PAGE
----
The North American perception of clowns as falsetto-voiced children's entertainers - or terrifying villains of horror movies - is ceding ground to an ever widening school of European descended clown: the social commentator, the speaker of forbidden truths, ready and eager to engage with the audience directly. The Toronto duo Mump & Smoot have created shows for more than twenty years in which their characters speak in a language all their own, but still tell a story, and play with whatever happens in every performance, whether it's a ringing cell phone, a passing ambulance or an audience member's sneeze. In Rebecca Northan's show Blind Date, she pulls a random audience member on stage and improvises a 90 minute show around their truly blind date. These clowns wear red noses, make you laugh so hard tears spill down your face, but you won't find them in a circus or at a birthday party.
And then there's the explosion of burlesque troupes and performers - a seemingly long dead tradition, suddenly thriving, offering live performances with dancing, stripping, music, stand-up, often running in themes, many of which reference the niche interests of the audience (in researching another article, I found that in at a single time, Chicagoans could choose for their evening's entertainment: a burlesque Star Trek, a burlesque Indiana Jones show, burlesque Star Wars, burlesque Batman, burlesque Sound of Music, burlesque you-name-it). There's direct audience interaction yet again, and a deliberate distortion of conventions, given that the performers strip down to pasties and g-strings, but their purpose isn't to give a crowd of beer soaked men hard-ons. Nor is the goal to have a staid theatre audience politely sit and then applaud when appropriate.
I've been arguing this point with one example after another (and I've inevitably left out many significant and excellent shows and artists, and for that, I apologize. Feel free to add further examples in the comments), so I should also say that I don't believe this is the only kind of theatre out there, nor the only good kind. I've seen genuinely excellent drama that adheres to traditional theatrical conventions (Tracy Letts' Tony Award winning play August: Osage County leaps to mind) and will certainly see more. What I'm saying is that the landscape is diversifying, and significantly so.
So what, if anything, do these new examples of the breed have in common?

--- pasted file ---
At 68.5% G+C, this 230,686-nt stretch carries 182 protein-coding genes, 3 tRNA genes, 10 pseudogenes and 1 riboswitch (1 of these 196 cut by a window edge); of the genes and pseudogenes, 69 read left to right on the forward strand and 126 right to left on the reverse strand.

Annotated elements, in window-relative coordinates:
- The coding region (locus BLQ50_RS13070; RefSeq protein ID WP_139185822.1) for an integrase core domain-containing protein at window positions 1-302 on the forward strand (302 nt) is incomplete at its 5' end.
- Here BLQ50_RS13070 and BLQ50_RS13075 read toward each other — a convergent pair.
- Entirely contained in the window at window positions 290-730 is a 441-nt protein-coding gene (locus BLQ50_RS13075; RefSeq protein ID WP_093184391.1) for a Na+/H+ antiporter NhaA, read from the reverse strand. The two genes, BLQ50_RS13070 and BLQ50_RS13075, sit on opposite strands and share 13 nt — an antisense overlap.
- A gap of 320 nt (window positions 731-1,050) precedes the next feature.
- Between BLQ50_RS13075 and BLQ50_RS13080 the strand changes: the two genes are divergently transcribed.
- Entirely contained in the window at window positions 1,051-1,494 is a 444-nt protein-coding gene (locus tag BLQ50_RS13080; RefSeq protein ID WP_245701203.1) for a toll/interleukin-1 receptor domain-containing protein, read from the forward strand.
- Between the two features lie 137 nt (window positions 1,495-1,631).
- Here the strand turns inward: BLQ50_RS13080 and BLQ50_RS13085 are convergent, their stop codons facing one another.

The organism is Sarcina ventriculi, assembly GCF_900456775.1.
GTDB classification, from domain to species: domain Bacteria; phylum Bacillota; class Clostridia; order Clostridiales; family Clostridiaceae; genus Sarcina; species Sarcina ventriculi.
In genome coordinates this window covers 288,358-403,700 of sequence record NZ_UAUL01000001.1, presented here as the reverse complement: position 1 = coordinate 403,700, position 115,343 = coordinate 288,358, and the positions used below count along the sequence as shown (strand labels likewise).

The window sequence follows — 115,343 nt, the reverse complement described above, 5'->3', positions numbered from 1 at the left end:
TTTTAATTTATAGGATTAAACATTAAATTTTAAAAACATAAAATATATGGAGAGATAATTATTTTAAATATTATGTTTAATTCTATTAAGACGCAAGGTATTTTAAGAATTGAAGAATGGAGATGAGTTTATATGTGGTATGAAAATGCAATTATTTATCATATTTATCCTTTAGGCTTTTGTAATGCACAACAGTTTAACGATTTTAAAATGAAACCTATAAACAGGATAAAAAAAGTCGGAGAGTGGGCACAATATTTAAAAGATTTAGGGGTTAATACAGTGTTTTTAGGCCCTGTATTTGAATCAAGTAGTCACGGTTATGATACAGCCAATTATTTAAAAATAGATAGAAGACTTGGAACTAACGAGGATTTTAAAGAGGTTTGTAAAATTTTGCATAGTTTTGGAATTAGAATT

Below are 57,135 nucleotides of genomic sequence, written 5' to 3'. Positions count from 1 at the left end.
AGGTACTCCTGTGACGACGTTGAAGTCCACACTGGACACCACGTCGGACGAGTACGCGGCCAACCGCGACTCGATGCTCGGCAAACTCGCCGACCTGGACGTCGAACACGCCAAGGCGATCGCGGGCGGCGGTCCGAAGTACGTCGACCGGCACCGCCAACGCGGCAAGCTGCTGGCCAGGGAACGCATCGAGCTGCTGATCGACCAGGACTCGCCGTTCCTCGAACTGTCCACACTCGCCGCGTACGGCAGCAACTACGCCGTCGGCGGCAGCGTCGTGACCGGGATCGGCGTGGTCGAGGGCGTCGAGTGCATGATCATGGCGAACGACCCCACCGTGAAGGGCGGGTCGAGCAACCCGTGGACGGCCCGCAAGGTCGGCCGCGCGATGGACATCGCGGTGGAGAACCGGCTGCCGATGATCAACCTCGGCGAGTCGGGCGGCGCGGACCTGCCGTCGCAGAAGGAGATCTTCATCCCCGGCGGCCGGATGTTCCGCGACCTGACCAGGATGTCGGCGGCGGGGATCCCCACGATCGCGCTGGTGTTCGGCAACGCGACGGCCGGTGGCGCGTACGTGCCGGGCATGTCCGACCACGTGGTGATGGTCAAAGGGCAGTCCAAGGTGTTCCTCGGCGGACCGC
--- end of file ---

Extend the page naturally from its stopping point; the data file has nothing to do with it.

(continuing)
They're all trying to engage the audience, whether it's through direct interaction between a performer and a given audience member, or by creating work that comes from and speaks to the average person's experience, or by making the audience actively put the pieces of the story they're watching together themselves. The traditional theatre experience is one in which the audience's role is generally passive, apart from expected and sanctioned laughter and applause. This emphasizes early associations of theatre as school-work: be polite, and react with respect. New theatre takes that ethos, and tears it to pieces. If the medium's going to survive, it needs to do what movies and TV and books can't: Engage. Interact. Reach out and touch people.
Movies and TV shows - apart from the occasional dream sequence - are restricted to realistic presentations. Even in stories with vampires or aliens, actors play single roles. Sets are meant to pass for reality. For all the success of Moulin Rouge, and with Chicago winning the Oscar for Best Picture in 2002, movie musicals haven't caught on (the film adaptations of massive Broadway hits like Rent and The Producers famously flopped). For whatever reason, movie and TV audiences want to buy into what they're watching as "real." Theatre has a bigger palette available. It's not only free to present non-realism, it's thriving in doing so (painting underwent a similar sea-change with the advent of photography). By actively inciting the audience to use their imagination, theatre gives people an experience they don't get anywhere else. Same with creating the sense that anything can happen - that we're all in this room, right here, right now, and what happens now is different than how this show went down any other night.
Our society is tremendously atomized and alienated. Most of us grew up distant from our extended families, and continue to be so - jobs often taking us even further apart. Digital interaction offers the semblance of connection, but a handful of likes, a few comments peppered with emoticons, and the occasional retweet never really satisfy. We leave our sports and art to professionals, letting our own creative and athletic inclinations atrophy. We interact less, and our interaction often lacks authenticity. The unacknowledged hole in our souls grows deeper and wider. We're a people starving for that feeling of unity.
Theatre is not the answer to all that ails us. But the repeated impulse to sit in a big room full of friends, peers and strangers and to go on a journey, to experience something emotionally as a unit - instigated and orchestrated by people who are actually there in front of us, reacting to us, modulating their performance based on our response - individually and collectively - points to this deep longing that's an essential part of who we are, and what makes us feel truly alive.
Editor: Chris Dierkes and Drew Taylor